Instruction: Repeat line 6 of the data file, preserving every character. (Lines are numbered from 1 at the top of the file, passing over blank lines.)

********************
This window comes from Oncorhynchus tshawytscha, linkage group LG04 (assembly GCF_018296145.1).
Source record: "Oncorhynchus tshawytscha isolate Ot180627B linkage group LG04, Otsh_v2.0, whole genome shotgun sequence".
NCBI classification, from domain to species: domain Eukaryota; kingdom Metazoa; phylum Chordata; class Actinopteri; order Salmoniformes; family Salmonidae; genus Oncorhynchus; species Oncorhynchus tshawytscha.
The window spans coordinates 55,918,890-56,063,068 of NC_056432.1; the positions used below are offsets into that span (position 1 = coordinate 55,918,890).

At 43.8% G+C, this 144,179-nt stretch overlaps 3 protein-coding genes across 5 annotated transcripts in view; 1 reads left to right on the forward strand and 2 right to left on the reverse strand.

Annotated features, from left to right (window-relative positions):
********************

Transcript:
Annotated features, from left to right (window-relative positions):